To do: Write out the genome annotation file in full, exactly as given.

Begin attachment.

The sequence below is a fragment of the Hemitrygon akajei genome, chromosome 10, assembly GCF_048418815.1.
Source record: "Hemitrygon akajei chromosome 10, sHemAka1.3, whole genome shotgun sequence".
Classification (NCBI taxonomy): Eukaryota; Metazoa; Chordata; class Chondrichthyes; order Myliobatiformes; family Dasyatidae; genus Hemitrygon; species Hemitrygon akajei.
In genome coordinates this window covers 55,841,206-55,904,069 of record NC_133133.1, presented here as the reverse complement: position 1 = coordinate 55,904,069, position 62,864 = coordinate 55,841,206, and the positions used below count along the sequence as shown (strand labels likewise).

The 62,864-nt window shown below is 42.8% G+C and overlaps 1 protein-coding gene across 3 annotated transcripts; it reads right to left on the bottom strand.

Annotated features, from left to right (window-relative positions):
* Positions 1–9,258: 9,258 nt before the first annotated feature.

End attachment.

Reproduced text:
The sequence below is a fragment of the Hemitrygon akajei genome, chromosome 10, assembly GCF_048418815.1.
Source record: "Hemitrygon akajei chromosome 10, sHemAka1.3, whole genome shotgun sequence".
Classification (NCBI taxonomy): Eukaryota; Metazoa; Chordata; class Chondrichthyes; order Myliobatiformes; family Dasyatidae; genus Hemitrygon; species Hemitrygon akajei.
In genome coordinates this window covers 55,841,206-55,904,069 of record NC_133133.1, presented here as the reverse complement: position 1 = coordinate 55,904,069, position 62,864 = coordinate 55,841,206, and the positions used below count along the sequence as shown (strand labels likewise).

The 62,864-nt window shown below is 42.8% G+C and overlaps 1 protein-coding gene across 3 annotated transcripts; it reads right to left on the bottom strand.

Annotated features, from left to right (window-relative positions):
* Positions 1–9,258: 9,258 nt before the first annotated feature.